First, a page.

So much for the Washington Wizards drawing inspiration from their new boss. A few hours after president of basketball operations Michael Jordan tried to light a fire by calling them underachievers, the Wizards were blown away last night at MCI Center by the similarly struggling Dallas Mavericks.

"It hurts, especially on a day like this," Juwan Howard said after the 104-86 loss. "It's been a great day, something great for the city, this franchise. Then we have to top it off and spoil the occasion. . . . Hopefully, we can find a way to turn this around. It's embarrassing."

Almost as surprising as how easily the Wizards (12-28) lost their fifth straight game was the lack of fans in attendance at the game. There was no noticeable walkup crowd, although President Clinton arrived about the time most of the 11,358 angry fans were leaving.

Clinton and Jordan each was applauded heartily and flanked Wizards owner Abe Pollin for a picture.

The crowd began to thin with slightly more than two minutes left and the Mavericks (13-25) having ensured victory with a 44-16 run that started early in the third quarter.

Before the game, Jordan talked to the team for about five minutes.

"He told us that if everybody did their jobs, there wouldn't be any problems," said power forward Michael Smith. "Everybody's excited, so much in respect of him, anxious to get this turned around.

Howard called Jordan "the god of basketball."

After the game, Jordan went into the locker area but apparently met only with General Manager Wes Unseld.

It took less than one half for the inevitable sign to pop up: "Suit up Mike."

That was when the game still was competitive, when Jordan had seen much to encourage him. Heartening was Jahidi White leading a comeback that narrowed the Mavericks' advantage to 48-47 at halftime. The former Georgetown star scored Washington's final eight points, including a one-handed midair slam of a miss by Tracy Murray moments after he'd dived on the floor to retrieve a loose ball.

Jordan spent most of the game in the second row of the owner's box, chin in hand. Until the game became a blowout, his concentration rarely was interrupted by requests for a picture or autograph.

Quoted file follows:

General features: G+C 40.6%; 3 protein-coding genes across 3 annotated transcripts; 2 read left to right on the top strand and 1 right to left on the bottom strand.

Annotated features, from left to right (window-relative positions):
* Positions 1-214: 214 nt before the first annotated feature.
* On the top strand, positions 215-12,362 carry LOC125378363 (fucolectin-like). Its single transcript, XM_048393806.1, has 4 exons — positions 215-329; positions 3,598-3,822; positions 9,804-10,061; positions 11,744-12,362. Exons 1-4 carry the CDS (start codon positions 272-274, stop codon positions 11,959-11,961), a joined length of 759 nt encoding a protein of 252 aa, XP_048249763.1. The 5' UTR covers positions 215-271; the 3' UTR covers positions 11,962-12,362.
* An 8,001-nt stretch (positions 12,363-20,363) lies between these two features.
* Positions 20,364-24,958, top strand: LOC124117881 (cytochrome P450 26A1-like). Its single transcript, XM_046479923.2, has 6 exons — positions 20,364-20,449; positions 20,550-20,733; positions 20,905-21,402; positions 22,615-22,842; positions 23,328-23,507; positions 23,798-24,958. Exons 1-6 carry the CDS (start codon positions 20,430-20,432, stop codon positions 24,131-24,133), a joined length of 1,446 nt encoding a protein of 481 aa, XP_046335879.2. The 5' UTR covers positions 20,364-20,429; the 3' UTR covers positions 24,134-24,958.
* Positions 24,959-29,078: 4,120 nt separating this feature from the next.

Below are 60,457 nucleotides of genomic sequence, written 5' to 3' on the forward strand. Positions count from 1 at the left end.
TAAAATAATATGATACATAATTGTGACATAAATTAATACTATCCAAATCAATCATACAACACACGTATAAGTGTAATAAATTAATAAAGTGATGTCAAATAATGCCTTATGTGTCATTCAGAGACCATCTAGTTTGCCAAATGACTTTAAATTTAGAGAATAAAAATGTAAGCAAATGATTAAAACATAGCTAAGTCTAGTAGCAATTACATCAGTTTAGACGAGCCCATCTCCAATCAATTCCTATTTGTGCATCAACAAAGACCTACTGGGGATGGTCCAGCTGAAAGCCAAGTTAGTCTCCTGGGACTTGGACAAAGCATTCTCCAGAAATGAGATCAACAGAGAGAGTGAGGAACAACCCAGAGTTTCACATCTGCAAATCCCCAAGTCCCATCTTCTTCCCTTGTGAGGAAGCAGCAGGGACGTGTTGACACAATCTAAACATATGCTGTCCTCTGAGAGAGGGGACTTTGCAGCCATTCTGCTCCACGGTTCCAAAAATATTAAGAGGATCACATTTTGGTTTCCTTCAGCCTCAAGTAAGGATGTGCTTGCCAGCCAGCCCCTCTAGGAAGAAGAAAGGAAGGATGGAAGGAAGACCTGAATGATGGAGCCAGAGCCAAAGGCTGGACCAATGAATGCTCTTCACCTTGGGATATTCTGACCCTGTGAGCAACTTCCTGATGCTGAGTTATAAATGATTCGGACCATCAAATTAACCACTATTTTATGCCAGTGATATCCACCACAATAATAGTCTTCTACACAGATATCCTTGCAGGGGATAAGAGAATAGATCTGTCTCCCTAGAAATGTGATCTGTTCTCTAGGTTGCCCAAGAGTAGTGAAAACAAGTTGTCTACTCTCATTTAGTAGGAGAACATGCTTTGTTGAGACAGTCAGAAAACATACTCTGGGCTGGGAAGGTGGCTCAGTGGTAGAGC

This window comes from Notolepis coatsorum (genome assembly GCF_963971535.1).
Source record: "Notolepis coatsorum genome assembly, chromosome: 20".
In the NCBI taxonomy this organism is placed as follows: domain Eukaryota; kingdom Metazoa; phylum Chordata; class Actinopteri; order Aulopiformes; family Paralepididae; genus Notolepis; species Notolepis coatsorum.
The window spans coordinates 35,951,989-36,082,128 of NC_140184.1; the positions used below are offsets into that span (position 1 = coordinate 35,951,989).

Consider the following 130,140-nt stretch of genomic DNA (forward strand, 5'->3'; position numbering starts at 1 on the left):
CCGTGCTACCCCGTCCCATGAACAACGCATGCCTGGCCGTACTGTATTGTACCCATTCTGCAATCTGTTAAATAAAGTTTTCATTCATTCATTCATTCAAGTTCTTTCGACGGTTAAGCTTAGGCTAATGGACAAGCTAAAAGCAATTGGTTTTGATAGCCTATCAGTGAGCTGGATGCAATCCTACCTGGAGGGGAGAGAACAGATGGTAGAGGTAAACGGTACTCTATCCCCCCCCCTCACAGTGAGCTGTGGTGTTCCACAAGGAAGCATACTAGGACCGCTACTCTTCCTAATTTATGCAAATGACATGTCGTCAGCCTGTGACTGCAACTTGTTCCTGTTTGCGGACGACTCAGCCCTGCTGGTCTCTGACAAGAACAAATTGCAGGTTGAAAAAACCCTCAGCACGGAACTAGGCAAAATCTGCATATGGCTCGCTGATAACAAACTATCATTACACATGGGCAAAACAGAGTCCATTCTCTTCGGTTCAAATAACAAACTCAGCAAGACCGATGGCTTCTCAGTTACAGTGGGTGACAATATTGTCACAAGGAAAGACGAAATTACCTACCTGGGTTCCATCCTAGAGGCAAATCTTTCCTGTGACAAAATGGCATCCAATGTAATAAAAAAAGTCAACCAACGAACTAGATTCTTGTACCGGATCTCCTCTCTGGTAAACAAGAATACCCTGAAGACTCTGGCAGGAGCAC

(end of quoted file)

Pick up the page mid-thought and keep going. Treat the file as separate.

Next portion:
Almost certainly, Jordan in person did not learn much he did not already know or sense.

Surely upsetting was how the Wizards fell behind so easily. The Mavericks were more assertive nearly everywhere, scoring 14 more points on fast breaks. The booing increased steadily and was loudest when 7-foot-6 Shawn Bradley made an easy layin after a lob from Dirk Nowitzki early in the fourth quarter.

With Bradley (9-of-10 shooting) and swingman Michael Finley (23 points, nine assists) leading the charge, the Mavericks broke away from a tie at 54 and had an 89-67 lead early in the fourth quarter.

Howard and point guard Rod Strickland were unable to compensate for the absence of injured guards Mitch Richmond and Richard Hamilton, who missed the game after attending the funeral of his grandmother.

"I never anticipated the game would end this way," said Coach Gar Heard, whose own performance is being evaluated by Jordan. "We're short-handed, but tried to play hard."

The Mavericks said they expected more of a fight.

"We had the fear that they were going to come out with great momentum," said forward Cedric Ceballos. "But eventually they started making mistakes and we took advantage of that. . . . Juwan was playing very aggressive, a bit too aggressive."

Heard was asked to respond to Jordan's judgment that the team has underachieved and, if so, why.

"If you're going to win at anything you've got to have chemistry," he said. "On paper, we're very talented. But you don't win games on paper. . . . We have to sit down and evaluate this team."